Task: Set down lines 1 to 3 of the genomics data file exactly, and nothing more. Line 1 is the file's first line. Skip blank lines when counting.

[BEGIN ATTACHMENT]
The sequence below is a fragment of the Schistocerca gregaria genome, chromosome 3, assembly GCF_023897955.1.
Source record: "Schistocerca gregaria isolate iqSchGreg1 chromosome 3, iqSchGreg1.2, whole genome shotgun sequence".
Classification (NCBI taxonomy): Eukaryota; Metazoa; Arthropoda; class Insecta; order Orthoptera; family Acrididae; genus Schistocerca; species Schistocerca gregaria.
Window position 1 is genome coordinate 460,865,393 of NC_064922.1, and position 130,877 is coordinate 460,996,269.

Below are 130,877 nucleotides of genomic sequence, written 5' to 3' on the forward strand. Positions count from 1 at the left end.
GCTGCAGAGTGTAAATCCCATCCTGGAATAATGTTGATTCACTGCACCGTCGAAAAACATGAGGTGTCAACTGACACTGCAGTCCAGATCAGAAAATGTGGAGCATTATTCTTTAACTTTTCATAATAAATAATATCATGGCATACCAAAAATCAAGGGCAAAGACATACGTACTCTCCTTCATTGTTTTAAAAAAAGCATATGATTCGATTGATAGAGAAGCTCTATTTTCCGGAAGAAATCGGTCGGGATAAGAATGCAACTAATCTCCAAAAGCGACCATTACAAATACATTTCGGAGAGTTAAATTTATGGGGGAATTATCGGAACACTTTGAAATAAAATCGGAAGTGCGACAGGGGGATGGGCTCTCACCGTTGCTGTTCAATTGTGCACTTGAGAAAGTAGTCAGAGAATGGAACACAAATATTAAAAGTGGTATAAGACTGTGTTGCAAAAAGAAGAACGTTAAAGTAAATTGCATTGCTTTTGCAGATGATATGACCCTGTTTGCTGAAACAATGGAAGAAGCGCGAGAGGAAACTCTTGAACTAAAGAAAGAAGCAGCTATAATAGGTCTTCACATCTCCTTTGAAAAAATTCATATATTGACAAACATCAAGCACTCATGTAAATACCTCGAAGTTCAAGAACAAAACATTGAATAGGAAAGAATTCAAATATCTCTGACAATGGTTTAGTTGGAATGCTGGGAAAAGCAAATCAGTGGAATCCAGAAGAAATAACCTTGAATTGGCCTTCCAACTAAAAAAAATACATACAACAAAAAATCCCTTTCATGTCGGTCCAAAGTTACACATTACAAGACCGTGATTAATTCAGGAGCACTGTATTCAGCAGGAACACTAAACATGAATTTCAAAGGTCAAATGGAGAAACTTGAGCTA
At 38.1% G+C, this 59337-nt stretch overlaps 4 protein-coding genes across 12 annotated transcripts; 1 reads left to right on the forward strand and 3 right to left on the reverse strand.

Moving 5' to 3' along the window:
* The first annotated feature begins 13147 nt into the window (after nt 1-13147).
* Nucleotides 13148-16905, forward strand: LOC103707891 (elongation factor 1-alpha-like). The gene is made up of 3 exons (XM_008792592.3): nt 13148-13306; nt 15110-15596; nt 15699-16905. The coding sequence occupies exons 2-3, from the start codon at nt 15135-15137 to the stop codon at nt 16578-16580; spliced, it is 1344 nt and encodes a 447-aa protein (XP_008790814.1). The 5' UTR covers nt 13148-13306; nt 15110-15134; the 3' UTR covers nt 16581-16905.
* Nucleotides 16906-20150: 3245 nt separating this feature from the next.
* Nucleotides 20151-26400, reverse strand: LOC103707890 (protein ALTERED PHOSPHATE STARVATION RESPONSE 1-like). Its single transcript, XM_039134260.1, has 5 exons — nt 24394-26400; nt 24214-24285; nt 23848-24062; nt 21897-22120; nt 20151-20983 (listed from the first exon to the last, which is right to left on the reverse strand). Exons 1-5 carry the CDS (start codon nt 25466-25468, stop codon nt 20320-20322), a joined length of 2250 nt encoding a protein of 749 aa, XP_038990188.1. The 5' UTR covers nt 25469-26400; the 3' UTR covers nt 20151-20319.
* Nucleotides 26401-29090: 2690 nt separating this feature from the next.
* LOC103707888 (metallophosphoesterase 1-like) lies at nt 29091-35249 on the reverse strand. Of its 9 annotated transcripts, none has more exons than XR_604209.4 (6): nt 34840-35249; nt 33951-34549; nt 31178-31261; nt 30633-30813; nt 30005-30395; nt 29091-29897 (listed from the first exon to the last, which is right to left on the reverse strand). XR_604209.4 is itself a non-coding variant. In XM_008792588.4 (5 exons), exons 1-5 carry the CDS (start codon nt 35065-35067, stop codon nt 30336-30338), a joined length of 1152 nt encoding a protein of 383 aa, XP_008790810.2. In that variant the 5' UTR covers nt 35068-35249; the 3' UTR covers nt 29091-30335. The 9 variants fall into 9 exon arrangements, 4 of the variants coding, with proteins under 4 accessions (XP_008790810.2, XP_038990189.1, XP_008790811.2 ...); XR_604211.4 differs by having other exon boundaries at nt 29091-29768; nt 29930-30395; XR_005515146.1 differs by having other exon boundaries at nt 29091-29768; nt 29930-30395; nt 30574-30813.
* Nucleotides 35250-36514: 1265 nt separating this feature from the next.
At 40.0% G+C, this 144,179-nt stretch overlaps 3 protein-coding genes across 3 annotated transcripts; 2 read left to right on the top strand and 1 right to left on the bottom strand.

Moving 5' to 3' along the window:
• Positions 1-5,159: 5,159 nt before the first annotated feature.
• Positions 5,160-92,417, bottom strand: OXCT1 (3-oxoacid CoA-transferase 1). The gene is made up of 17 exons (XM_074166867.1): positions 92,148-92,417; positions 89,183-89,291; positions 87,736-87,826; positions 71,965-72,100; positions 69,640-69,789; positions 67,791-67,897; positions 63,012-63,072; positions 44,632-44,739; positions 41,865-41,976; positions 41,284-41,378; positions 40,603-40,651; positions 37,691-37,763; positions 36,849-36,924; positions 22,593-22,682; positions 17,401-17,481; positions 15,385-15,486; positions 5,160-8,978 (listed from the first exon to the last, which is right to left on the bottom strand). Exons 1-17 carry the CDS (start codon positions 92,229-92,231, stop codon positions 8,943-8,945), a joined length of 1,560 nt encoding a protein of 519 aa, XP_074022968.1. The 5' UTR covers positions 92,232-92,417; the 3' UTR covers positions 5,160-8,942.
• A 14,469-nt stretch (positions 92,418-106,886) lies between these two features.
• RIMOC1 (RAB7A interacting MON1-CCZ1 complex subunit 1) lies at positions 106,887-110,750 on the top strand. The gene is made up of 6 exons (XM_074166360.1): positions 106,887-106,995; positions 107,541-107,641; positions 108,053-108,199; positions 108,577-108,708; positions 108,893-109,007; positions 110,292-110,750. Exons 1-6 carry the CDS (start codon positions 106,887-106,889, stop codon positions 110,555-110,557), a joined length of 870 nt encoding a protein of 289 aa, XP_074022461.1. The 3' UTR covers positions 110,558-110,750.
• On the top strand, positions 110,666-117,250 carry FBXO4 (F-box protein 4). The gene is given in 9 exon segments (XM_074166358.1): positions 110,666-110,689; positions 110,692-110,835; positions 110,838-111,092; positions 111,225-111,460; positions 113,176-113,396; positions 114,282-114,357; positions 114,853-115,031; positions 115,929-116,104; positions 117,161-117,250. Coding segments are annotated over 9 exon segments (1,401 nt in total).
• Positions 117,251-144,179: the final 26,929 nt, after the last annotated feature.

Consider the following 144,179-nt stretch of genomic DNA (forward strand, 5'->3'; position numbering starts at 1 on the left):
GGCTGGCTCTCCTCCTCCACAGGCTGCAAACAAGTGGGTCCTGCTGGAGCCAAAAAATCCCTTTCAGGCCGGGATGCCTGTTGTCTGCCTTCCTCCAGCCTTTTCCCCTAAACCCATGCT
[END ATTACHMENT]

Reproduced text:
The sequence below is a fragment of the Schistocerca gregaria genome, chromosome 3, assembly GCF_023897955.1.
Source record: "Schistocerca gregaria isolate iqSchGreg1 chromosome 3, iqSchGreg1.2, whole genome shotgun sequence".
Classification (NCBI taxonomy): Eukaryota; Metazoa; Arthropoda; class Insecta; order Orthoptera; family Acrididae; genus Schistocerca; species Schistocerca gregaria.